We then distinguished between main characters and those in supporting roles that make up the story world in which the main characters act.

One of the most encouraging findings was the gender parity among main characters. We identified 52 solo human main characters across all 118 books. Fifty-one of these are children, with 25 boy and 24 girl main characters (two main characters were not identified by gender).




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This placed boys and girls equally in the role of the protagonist, which stands in contrast to previous research looking at best-selling picture books.

But in terms of ethnicity, the human main characters are overwhelmingly white (88%). There are just two Indigenous main characters and one who is multiracial. There have been no Asian, Black or Middle Eastern main characters.

Looking at the wider story world, supporting characters are still overwhelmingly white. But this world does marginally include characters of Asian, Black and Middle Eastern heritage. Overall, human characters appear in 85 (72%) of the 118 books.

White characters appear in 74 of these books, and only nine books have no white characters. Non-white characters appear in a total of 18 books (21%).

Our results for ethnic diversity don’t correlate well with the latest Australian census data (from 2016). The cultural heritage of Australia’s population is described as: 76.8% white, 10% East and Southeast Asian, 4.6% South Asian, 3.1% West Asian and Arabic, 2.8% Aboriginal and Torres Strait Islander, 1.5% Maori and Pacific Islander, 0.7% African, 0.6% Latin American.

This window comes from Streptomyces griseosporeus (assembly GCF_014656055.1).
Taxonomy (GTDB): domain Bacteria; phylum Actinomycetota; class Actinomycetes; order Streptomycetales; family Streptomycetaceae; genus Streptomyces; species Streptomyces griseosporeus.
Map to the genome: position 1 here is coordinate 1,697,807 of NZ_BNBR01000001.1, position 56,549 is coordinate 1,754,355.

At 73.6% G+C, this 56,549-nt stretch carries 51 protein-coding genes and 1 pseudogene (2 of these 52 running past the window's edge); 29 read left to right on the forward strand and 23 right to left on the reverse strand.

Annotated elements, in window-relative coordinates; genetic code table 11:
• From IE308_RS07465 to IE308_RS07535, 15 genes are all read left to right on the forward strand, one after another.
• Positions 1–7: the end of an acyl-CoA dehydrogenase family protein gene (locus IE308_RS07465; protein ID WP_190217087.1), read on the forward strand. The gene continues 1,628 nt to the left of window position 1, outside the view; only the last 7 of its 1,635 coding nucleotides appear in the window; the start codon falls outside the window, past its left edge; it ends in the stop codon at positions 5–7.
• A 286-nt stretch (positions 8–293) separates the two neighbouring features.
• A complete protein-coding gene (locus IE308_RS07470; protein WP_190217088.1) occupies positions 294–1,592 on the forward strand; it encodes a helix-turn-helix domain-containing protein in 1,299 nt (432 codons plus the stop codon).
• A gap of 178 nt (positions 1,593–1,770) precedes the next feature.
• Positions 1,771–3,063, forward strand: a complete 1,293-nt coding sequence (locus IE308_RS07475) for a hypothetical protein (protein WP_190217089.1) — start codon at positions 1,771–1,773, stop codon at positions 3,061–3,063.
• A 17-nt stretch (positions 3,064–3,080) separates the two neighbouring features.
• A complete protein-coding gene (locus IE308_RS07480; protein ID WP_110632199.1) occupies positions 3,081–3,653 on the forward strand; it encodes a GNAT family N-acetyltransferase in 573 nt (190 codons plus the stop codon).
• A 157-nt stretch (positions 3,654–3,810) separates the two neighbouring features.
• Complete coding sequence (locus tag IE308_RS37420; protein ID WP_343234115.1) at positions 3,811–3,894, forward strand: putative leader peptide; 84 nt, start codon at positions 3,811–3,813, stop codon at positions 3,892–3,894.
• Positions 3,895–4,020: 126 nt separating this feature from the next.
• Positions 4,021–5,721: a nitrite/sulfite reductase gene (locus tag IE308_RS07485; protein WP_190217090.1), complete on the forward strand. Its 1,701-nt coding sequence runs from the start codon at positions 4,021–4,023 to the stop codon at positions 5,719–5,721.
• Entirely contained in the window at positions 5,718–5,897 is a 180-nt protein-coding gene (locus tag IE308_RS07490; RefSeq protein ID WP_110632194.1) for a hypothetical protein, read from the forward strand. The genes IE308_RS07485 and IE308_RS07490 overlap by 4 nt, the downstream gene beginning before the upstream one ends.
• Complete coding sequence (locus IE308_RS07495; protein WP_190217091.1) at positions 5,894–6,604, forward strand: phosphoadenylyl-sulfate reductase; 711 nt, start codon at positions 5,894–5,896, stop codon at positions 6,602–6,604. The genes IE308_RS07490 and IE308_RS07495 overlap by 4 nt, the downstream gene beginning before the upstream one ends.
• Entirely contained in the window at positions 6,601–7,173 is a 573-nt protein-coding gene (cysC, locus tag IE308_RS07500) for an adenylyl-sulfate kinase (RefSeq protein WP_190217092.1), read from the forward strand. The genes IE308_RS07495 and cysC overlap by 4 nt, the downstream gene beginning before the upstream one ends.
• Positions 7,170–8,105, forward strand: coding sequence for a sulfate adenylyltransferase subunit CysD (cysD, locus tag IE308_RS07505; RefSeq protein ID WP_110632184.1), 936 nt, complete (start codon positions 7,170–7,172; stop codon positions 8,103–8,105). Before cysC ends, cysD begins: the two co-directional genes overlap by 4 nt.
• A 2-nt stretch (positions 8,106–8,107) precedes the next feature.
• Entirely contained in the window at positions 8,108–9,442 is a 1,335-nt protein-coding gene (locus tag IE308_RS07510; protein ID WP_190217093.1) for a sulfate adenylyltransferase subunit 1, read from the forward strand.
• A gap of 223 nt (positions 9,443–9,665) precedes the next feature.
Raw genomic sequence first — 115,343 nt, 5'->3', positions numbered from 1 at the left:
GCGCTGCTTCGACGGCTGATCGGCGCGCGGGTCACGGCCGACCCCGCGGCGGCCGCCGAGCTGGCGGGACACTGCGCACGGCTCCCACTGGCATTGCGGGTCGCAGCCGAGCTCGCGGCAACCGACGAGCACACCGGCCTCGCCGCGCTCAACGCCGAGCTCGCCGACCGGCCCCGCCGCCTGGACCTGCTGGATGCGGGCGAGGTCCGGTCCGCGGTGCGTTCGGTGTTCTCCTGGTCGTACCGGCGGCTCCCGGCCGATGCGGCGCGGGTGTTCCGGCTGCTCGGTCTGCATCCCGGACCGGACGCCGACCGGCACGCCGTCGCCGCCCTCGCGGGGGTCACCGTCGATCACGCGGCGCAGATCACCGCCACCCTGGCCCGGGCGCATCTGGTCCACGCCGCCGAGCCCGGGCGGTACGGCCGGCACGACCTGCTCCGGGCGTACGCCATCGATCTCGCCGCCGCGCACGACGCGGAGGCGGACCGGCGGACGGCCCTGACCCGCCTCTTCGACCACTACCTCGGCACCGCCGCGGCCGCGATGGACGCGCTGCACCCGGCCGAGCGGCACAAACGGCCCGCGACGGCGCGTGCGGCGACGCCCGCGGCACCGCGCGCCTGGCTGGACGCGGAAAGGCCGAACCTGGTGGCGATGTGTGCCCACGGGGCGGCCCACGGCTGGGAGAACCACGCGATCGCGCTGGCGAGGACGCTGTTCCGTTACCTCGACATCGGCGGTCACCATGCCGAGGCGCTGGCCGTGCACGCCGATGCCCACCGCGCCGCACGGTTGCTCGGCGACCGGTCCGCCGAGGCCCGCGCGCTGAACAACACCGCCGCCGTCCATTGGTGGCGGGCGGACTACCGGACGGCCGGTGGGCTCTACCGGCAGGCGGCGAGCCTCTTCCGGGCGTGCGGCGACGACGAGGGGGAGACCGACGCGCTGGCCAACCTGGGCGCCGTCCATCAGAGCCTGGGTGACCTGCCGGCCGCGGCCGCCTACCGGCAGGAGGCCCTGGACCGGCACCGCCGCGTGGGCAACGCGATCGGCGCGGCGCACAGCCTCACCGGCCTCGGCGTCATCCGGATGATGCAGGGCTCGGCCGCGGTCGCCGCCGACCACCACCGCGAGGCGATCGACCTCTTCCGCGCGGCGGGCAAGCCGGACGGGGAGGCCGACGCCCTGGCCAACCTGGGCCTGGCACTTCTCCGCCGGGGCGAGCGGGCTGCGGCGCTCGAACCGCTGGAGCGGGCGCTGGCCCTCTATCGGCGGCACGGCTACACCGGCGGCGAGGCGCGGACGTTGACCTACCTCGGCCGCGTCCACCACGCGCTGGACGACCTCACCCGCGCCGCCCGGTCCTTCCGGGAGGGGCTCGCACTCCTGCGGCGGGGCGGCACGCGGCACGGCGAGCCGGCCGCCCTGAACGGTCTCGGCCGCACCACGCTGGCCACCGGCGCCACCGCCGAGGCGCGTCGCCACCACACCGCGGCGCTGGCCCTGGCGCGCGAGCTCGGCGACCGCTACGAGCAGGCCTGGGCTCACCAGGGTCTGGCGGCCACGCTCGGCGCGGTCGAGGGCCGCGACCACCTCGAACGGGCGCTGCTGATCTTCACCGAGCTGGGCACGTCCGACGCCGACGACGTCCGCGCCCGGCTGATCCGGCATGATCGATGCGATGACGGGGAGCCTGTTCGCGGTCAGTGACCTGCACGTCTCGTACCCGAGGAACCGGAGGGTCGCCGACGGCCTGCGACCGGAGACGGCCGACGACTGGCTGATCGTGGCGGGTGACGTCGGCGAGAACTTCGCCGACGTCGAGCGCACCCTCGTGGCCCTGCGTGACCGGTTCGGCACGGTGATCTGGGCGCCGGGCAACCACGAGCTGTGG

The 2020 Early Childhood Book of the Year shortlist.
CBCA/Screenshot

The CBCA early childhood shortlist minimally represents other forms of diversity. We see only two main characters living with a disability and no characters who are sexually and gender diverse.

Other types of diversity

Linguistic variation is also minimal, in only four books, which does not reflect the linguistic diversity of the wider Australian population.

In response to our queries regarding their judging criteria, the CBCA said:

we do not select books for entry into our awards. It is the publishers and creators who select the books for entry. Our main criterion is literary merit, we do not actively exclude diversity, themes or genre.

Only two of the six 2020 shortlisted books in the early childhood category have human main characters. And these are both white.

The age of zero to six years is a crucial stage of development. It is important for young readers to see people and surroundings that are like their own to cultivate a sense of belonging. It is equally important to see a different world they are not familiar with.




Read more:
5 reasons I always get children picture books for Christmas


If award-winning books sit at the top of reading lists, these books also need to embrace and reflect the full and rich diversity that makes up our country.The Conversation

Helen Caple, Associate Professor, UNSW and Ping Tian, Lecturer , University of Sydney

This article is republished from The Conversation under a Creative Commons license. Read the original article.